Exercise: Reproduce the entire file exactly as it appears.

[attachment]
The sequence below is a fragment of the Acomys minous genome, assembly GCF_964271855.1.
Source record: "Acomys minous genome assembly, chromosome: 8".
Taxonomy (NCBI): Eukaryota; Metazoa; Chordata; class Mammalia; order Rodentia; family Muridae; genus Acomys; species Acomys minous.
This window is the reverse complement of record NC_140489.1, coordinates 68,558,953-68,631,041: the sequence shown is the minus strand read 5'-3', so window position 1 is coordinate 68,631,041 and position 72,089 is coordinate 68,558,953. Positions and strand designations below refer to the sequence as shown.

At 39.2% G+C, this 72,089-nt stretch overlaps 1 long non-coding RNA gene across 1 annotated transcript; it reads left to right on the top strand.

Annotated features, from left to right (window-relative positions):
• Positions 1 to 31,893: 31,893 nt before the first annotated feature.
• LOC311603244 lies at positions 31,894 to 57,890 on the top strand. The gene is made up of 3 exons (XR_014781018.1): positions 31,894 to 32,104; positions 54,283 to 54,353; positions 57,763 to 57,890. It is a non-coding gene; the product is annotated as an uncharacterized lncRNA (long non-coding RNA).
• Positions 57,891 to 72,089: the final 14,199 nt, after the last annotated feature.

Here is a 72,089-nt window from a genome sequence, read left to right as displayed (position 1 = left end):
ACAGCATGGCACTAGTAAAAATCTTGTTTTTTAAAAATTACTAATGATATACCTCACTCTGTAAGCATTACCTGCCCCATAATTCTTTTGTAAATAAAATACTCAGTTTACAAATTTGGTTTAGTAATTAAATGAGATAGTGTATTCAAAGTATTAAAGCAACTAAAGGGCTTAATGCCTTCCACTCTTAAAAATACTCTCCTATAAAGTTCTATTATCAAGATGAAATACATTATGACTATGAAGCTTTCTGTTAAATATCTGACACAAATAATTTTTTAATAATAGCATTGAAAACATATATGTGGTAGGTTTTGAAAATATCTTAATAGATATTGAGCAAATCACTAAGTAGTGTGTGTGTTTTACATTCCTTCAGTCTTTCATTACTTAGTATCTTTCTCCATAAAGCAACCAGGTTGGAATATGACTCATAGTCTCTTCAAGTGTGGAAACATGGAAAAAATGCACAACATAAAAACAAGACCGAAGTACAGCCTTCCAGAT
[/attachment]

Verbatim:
The sequence below is a fragment of the Acomys minous genome, assembly GCF_964271855.1.
Source record: "Acomys minous genome assembly, chromosome: 8".
Taxonomy (NCBI): Eukaryota; Metazoa; Chordata; class Mammalia; order Rodentia; family Muridae; genus Acomys; species Acomys minous.
This window is the reverse complement of record NC_140489.1, coordinates 68,558,953-68,631,041: the sequence shown is the minus strand read 5'-3', so window position 1 is coordinate 68,631,041 and position 72,089 is coordinate 68,558,953. Positions and strand designations below refer to the sequence as shown.

At 39.2% G+C, this 72,089-nt stretch overlaps 1 long non-coding RNA gene across 1 annotated transcript; it reads left to right on the top strand.

Annotated features, from left to right (window-relative positions):
• Positions 1 to 31,893: 31,893 nt before the first annotated feature.
• LOC311603244 lies at positions 31,894 to 57,890 on the top strand. The gene is made up of 3 exons (XR_014781018.1): positions 31,894 to 32,104; positions 54,283 to 54,353; positions 57,763 to 57,890. It is a non-coding gene; the product is annotated as an uncharacterized lncRNA (long non-coding RNA).
• Positions 57,891 to 72,089: the final 14,199 nt, after the last annotated feature.

Here is a 72,089-nt window from a genome sequence, read left to right as displayed (position 1 = left end):
ACAGCATGGCACTAGTAAAAATCTTGTTTTTTAAAAATTACTAATGATATACCTCACTCTGTAAGCATTACCTGCCCCATAATTCTTTTGTAAATAAAATACTCAGTTTACAAATTTGGTTTAGTAATTAAATGAGATAGTGTATTCAAAGTATTAAAGCAACTAAAGGGCTTAATGCCTTCCACTCTTAAAAATACTCTCCTATAAAGTTCTATTATCAAGATGAAATACATTATGACTATGAAGCTTTCTGTTAAATATCTGACACAAATAATTTTTTAATAATAGCATTGAAAACATATATGTGGTAGGTTTTGAAAATATCTTAATAGATATTGAGCAAATCACTAAGTAGTGTGTGTGTTTTACATTCCTTCAGTCTTTCATTACTTAGTATCTTTCTCCATAAAGCAACCAGGTTGGAATATGACTCATAGTCTCTTCAAGTGTGGAAACATGGAAAAAATGCACAACATAAAAACAAGACCGAAGTACAGCCTTCCAGAT